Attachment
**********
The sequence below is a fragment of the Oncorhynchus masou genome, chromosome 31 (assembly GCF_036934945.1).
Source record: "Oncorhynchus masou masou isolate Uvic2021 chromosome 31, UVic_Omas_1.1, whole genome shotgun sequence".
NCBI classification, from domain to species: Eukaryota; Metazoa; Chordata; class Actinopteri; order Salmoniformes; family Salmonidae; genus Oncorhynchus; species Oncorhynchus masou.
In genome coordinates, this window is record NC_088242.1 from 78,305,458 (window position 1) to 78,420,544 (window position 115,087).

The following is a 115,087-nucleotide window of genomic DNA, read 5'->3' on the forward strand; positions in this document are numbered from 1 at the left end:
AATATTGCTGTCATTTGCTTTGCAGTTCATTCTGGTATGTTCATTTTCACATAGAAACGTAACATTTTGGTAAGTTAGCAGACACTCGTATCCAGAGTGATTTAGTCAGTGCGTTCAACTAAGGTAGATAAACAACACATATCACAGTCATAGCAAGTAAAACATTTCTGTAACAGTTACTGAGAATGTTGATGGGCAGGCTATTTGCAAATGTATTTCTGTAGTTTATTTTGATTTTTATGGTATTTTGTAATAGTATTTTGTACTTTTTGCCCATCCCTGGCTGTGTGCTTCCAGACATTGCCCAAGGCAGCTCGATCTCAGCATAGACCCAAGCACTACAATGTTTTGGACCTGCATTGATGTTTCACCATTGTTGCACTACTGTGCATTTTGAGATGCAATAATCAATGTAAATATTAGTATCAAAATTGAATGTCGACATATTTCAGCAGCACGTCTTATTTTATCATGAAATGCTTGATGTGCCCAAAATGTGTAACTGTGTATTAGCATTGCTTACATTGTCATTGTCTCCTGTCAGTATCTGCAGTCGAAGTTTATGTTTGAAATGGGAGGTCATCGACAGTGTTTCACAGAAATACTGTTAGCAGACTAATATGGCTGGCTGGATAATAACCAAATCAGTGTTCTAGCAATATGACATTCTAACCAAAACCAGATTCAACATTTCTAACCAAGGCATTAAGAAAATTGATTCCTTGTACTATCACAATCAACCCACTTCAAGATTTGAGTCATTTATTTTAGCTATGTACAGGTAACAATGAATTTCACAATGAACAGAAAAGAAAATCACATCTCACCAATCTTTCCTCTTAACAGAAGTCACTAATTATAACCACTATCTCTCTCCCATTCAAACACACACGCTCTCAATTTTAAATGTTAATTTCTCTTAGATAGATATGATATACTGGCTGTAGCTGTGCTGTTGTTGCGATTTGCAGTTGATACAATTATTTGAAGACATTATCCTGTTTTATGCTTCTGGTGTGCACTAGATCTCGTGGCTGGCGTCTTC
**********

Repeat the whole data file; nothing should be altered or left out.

The sequence below is a fragment of the Oncorhynchus masou genome, chromosome 31 (assembly GCF_036934945.1).
Source record: "Oncorhynchus masou masou isolate Uvic2021 chromosome 31, UVic_Omas_1.1, whole genome shotgun sequence".
NCBI classification, from domain to species: Eukaryota; Metazoa; Chordata; class Actinopteri; order Salmoniformes; family Salmonidae; genus Oncorhynchus; species Oncorhynchus masou.
In genome coordinates, this window is record NC_088242.1 from 78,305,458 (window position 1) to 78,420,544 (window position 115,087).

The following is a 115,087-nucleotide window of genomic DNA, read 5'->3' on the forward strand; positions in this document are numbered from 1 at the left end:
AATATTGCTGTCATTTGCTTTGCAGTTCATTCTGGTATGTTCATTTTCACATAGAAACGTAACATTTTGGTAAGTTAGCAGACACTCGTATCCAGAGTGATTTAGTCAGTGCGTTCAACTAAGGTAGATAAACAACACATATCACAGTCATAGCAAGTAAAACATTTCTGTAACAGTTACTGAGAATGTTGATGGGCAGGCTATTTGCAAATGTATTTCTGTAGTTTATTTTGATTTTTATGGTATTTTGTAATAGTATTTTGTACTTTTTGCCCATCCCTGGCTGTGTGCTTCCAGACATTGCCCAAGGCAGCTCGATCTCAGCATAGACCCAAGCACTACAATGTTTTGGACCTGCATTGATGTTTCACCATTGTTGCACTACTGTGCATTTTGAGATGCAATAATCAATGTAAATATTAGTATCAAAATTGAATGTCGACATATTTCAGCAGCACGTCTTATTTTATCATGAAATGCTTGATGTGCCCAAAATGTGTAACTGTGTATTAGCATTGCTTACATTGTCATTGTCTCCTGTCAGTATCTGCAGTCGAAGTTTATGTTTGAAATGGGAGGTCATCGACAGTGTTTCACAGAAATACTGTTAGCAGACTAATATGGCTGGCTGGATAATAACCAAATCAGTGTTCTAGCAATATGACATTCTAACCAAAACCAGATTCAACATTTCTAACCAAGGCATTAAGAAAATTGATTCCTTGTACTATCACAATCAACCCACTTCAAGATTTGAGTCATTTATTTTAGCTATGTACAGGTAACAATGAATTTCACAATGAACAGAAAAGAAAATCACATCTCACCAATCTTTCCTCTTAACAGAAGTCACTAATTATAACCACTATCTCTCTCCCATTCAAACACACACGCTCTCAATTTTAAATGTTAATTTCTCTTAGATAGATATGATATACTGGCTGTAGCTGTGCTGTTGTTGCGATTTGCAGTTGATACAATTATTTGAAGACATTATCCTGTTTTATGCTTCTGGTGTGCACTAGATCTCGTGGCTGGCGTCTTC